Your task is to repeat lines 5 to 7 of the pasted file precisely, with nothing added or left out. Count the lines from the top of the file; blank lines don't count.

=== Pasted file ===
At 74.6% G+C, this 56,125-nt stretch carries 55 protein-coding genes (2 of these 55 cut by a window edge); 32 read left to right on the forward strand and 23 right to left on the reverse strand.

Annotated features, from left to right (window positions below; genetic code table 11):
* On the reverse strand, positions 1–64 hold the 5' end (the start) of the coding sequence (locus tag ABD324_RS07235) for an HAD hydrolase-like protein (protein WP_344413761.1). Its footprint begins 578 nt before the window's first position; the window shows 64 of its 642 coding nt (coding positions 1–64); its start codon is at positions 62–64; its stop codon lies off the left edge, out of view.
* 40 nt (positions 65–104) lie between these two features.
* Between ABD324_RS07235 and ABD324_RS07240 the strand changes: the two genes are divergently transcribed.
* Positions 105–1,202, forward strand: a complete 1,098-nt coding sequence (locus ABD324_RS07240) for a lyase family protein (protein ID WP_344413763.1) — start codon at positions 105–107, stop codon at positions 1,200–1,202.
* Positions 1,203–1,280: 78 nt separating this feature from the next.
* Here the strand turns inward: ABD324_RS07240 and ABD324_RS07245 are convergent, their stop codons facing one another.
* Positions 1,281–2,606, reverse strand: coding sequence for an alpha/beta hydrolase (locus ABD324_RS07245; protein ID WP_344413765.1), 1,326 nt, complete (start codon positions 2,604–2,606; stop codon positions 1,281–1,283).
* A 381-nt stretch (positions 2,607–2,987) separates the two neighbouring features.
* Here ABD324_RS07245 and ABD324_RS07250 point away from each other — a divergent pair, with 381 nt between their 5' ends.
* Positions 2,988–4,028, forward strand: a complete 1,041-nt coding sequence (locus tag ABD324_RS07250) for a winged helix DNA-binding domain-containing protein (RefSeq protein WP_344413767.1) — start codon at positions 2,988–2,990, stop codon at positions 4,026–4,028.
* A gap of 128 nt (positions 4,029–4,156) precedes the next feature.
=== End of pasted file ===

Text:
* Between ABD324_RS07235 and ABD324_RS07240 the strand changes: the two genes are divergently transcribed.
* Positions 105–1,202, forward strand: a complete 1,098-nt coding sequence (locus ABD324_RS07240) for a lyase family protein (protein ID WP_344413763.1) — start codon at positions 105–107, stop codon at positions 1,200–1,202.
* Positions 1,203–1,280: 78 nt separating this feature from the next.